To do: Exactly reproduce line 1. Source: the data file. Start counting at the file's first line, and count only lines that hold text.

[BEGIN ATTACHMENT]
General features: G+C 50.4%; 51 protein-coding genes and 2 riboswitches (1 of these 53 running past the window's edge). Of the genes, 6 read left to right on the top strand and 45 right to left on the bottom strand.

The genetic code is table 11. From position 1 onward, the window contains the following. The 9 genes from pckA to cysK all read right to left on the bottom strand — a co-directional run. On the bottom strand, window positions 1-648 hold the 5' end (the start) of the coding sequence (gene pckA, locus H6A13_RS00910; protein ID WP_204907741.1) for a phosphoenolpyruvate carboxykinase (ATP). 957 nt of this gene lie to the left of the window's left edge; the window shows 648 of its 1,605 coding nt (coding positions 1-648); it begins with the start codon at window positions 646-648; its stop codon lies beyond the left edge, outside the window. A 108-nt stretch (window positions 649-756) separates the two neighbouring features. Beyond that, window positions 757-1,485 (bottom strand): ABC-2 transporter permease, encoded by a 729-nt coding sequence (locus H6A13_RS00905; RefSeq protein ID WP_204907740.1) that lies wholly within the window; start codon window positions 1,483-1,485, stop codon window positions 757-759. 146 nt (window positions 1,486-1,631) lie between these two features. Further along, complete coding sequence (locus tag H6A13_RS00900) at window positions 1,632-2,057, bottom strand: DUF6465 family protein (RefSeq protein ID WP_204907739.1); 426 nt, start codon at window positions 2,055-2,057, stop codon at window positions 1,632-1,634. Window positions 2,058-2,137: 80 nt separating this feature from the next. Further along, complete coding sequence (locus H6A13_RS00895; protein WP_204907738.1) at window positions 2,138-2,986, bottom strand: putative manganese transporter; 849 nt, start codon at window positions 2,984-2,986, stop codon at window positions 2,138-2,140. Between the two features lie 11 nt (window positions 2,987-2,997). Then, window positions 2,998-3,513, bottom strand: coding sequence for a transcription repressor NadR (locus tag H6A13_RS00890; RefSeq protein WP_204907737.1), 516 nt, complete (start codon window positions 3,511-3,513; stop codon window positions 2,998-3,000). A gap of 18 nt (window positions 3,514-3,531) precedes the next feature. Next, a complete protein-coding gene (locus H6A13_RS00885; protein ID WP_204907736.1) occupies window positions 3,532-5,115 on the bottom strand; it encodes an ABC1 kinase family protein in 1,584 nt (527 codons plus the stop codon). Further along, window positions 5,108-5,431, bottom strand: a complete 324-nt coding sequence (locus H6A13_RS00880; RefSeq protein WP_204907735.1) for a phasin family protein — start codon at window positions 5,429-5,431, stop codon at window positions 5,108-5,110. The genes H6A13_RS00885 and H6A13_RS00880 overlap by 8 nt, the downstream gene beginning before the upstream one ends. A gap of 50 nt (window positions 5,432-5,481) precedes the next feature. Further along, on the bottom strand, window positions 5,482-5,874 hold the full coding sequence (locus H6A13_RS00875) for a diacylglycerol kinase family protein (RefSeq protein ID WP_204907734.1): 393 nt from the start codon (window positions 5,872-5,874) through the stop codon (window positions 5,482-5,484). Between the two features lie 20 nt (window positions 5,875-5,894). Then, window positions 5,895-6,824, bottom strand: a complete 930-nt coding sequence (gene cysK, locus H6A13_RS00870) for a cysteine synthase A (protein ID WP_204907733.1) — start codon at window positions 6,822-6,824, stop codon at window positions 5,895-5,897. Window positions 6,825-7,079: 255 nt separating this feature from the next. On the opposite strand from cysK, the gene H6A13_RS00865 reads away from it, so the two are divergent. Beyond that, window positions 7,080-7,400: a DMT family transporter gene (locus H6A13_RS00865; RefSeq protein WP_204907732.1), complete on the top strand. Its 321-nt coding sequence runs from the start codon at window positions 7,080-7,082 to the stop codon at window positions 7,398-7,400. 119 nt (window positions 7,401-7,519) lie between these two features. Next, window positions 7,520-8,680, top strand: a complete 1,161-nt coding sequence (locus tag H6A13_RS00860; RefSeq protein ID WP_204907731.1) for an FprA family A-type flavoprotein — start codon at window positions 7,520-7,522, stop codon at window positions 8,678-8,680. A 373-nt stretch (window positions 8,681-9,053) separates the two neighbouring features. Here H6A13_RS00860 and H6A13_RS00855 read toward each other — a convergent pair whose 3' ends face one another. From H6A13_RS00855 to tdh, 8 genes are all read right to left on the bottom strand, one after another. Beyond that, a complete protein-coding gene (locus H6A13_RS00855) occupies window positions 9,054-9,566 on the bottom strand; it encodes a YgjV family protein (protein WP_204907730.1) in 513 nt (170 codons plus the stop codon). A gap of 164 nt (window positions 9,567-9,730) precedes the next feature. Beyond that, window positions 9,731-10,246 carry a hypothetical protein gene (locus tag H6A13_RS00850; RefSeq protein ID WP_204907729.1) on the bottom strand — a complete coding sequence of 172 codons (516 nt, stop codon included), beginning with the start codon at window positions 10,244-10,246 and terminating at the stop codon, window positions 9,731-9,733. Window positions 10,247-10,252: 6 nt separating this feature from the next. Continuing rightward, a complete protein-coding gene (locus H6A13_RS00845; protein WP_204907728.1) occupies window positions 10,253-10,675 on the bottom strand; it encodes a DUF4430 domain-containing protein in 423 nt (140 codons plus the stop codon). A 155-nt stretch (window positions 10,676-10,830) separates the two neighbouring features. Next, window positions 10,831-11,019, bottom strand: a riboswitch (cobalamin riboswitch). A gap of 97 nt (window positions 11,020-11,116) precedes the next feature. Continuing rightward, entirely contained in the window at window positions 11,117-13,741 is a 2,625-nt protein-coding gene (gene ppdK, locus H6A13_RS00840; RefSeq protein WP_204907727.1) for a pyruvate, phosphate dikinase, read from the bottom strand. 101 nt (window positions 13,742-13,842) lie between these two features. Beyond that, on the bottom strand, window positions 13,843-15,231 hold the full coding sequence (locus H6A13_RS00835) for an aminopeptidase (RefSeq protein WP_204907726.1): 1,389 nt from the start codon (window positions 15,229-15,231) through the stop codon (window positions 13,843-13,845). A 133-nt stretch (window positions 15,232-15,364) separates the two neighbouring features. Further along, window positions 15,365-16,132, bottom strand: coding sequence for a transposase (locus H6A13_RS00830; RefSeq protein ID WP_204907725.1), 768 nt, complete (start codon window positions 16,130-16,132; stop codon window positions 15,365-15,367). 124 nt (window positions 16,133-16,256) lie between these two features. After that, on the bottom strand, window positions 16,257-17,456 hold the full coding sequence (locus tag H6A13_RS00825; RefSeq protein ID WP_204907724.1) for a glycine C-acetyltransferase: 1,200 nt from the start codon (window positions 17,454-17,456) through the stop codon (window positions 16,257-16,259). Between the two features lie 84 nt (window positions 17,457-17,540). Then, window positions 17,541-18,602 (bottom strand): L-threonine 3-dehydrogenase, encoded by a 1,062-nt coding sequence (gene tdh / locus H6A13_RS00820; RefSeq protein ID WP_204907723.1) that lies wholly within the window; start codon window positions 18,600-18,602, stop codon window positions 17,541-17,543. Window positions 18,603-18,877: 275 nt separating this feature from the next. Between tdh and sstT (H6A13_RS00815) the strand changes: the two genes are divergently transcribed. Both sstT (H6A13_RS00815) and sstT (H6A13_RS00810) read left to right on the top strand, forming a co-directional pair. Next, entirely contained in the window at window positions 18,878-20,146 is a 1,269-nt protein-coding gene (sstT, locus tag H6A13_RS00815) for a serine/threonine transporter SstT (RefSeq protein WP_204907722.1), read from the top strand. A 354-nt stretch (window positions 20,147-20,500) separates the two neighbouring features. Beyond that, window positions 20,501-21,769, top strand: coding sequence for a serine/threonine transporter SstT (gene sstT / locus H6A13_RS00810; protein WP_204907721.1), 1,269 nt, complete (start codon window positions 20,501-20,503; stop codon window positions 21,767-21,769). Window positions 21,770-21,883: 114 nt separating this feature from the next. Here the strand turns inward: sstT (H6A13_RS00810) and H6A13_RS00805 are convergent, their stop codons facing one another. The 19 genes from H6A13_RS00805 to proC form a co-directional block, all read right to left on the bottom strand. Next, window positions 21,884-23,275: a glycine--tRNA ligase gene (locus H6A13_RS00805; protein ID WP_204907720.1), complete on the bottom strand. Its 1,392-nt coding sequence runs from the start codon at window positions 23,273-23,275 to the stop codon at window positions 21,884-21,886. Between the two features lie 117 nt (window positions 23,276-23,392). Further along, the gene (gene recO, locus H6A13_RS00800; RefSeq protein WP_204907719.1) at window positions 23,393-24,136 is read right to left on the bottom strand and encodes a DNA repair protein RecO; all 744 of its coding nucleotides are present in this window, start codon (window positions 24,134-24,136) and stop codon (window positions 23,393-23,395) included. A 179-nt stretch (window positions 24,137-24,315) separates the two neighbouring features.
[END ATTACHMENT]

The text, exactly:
General features: G+C 50.4%; 51 protein-coding genes and 2 riboswitches (1 of these 53 running past the window's edge). Of the genes, 6 read left to right on the top strand and 45 right to left on the bottom strand.